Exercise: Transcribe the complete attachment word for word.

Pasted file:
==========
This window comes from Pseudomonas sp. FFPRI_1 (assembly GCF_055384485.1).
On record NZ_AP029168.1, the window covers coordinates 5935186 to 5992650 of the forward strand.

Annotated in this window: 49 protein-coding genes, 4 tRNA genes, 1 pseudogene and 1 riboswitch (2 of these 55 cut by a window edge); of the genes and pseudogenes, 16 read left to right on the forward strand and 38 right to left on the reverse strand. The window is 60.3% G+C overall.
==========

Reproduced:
This window comes from Pseudomonas sp. FFPRI_1 (assembly GCF_055384485.1).
On record NZ_AP029168.1, the window covers coordinates 5935186 to 5992650 of the forward strand.

Annotated in this window: 49 protein-coding genes, 4 tRNA genes, 1 pseudogene and 1 riboswitch (2 of these 55 cut by a window edge); of the genes and pseudogenes, 16 read left to right on the forward strand and 38 right to left on the reverse strand. The window is 60.3% G+C overall.